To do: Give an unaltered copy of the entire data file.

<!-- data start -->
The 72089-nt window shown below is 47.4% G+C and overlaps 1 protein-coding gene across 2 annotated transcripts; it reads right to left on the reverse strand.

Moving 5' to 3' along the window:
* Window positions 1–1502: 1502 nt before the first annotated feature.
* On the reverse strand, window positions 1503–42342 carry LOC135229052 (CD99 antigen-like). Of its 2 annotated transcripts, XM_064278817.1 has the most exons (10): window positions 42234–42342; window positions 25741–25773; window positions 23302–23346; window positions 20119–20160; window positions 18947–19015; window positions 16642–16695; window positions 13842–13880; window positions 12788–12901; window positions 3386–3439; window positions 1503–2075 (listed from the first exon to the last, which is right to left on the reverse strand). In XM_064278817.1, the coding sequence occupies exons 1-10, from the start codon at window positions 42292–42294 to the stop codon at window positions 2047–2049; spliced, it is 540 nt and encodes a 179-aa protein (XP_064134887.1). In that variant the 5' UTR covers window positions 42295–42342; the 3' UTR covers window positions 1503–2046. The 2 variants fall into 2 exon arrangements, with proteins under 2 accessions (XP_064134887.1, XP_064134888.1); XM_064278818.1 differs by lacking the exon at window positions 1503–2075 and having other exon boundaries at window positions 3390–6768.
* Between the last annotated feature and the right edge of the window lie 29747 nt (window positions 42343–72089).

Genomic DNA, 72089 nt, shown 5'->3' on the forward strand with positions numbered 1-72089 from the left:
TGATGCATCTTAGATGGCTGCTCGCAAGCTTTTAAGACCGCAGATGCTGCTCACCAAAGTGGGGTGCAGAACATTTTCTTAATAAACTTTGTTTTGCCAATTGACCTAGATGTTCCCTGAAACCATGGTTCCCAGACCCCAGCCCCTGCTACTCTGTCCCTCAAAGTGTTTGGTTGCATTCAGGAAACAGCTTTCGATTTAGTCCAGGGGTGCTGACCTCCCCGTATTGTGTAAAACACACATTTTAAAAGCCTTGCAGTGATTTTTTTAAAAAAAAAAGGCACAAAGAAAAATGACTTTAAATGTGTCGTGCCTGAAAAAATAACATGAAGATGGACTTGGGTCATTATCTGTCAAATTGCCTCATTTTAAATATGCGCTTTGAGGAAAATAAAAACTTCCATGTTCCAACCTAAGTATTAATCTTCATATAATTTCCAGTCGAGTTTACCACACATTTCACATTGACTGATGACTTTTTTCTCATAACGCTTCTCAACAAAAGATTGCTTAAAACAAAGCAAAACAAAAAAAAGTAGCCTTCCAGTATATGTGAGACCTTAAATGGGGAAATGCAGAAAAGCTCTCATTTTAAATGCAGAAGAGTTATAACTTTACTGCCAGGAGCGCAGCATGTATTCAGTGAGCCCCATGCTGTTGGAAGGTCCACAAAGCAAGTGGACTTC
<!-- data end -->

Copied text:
The 72089-nt window shown below is 47.4% G+C and overlaps 1 protein-coding gene across 2 annotated transcripts; it reads right to left on the reverse strand.

Moving 5' to 3' along the window:
* Window positions 1–1502: 1502 nt before the first annotated feature.
* On the reverse strand, window positions 1503–42342 carry LOC135229052 (CD99 antigen-like). Of its 2 annotated transcripts, XM_064278817.1 has the most exons (10): window positions 42234–42342; window positions 25741–25773; window positions 23302–23346; window positions 20119–20160; window positions 18947–19015; window positions 16642–16695; window positions 13842–13880; window positions 12788–12901; window positions 3386–3439; window positions 1503–2075 (listed from the first exon to the last, which is right to left on the reverse strand). In XM_064278817.1, the coding sequence occupies exons 1-10, from the start codon at window positions 42292–42294 to the stop codon at window positions 2047–2049; spliced, it is 540 nt and encodes a 179-aa protein (XP_064134887.1). In that variant the 5' UTR covers window positions 42295–42342; the 3' UTR covers window positions 1503–2046. The 2 variants fall into 2 exon arrangements, with proteins under 2 accessions (XP_064134887.1, XP_064134888.1); XM_064278818.1 differs by lacking the exon at window positions 1503–2075 and having other exon boundaries at window positions 3390–6768.
* Between the last annotated feature and the right edge of the window lie 29747 nt (window positions 42343–72089).

Genomic DNA, 72089 nt, shown 5'->3' on the forward strand with positions numbered 1-72089 from the left:
TGATGCATCTTAGATGGCTGCTCGCAAGCTTTTAAGACCGCAGATGCTGCTCACCAAAGTGGGGTGCAGAACATTTTCTTAATAAACTTTGTTTTGCCAATTGACCTAGATGTTCCCTGAAACCATGGTTCCCAGACCCCAGCCCCTGCTACTCTGTCCCTCAAAGTGTTTGGTTGCATTCAGGAAACAGCTTTCGATTTAGTCCAGGGGTGCTGACCTCCCCGTATTGTGTAAAACACACATTTTAAAAGCCTTGCAGTGATTTTTTTAAAAAAAAAAGGCACAAAGAAAAATGACTTTAAATGTGTCGTGCCTGAAAAAATAACATGAAGATGGACTTGGGTCATTATCTGTCAAATTGCCTCATTTTAAATATGCGCTTTGAGGAAAATAAAAACTTCCATGTTCCAACCTAAGTATTAATCTTCATATAATTTCCAGTCGAGTTTACCACACATTTCACATTGACTGATGACTTTTTTCTCATAACGCTTCTCAACAAAAGATTGCTTAAAACAAAGCAAAACAAAAAAAAGTAGCCTTCCAGTATATGTGAGACCTTAAATGGGGAAATGCAGAAAAGCTCTCATTTTAAATGCAGAAGAGTTATAACTTTACTGCCAGGAGCGCAGCATGTATTCAGTGAGCCCCATGCTGTTGGAAGGTCCACAAAGCAAGTGGACTTC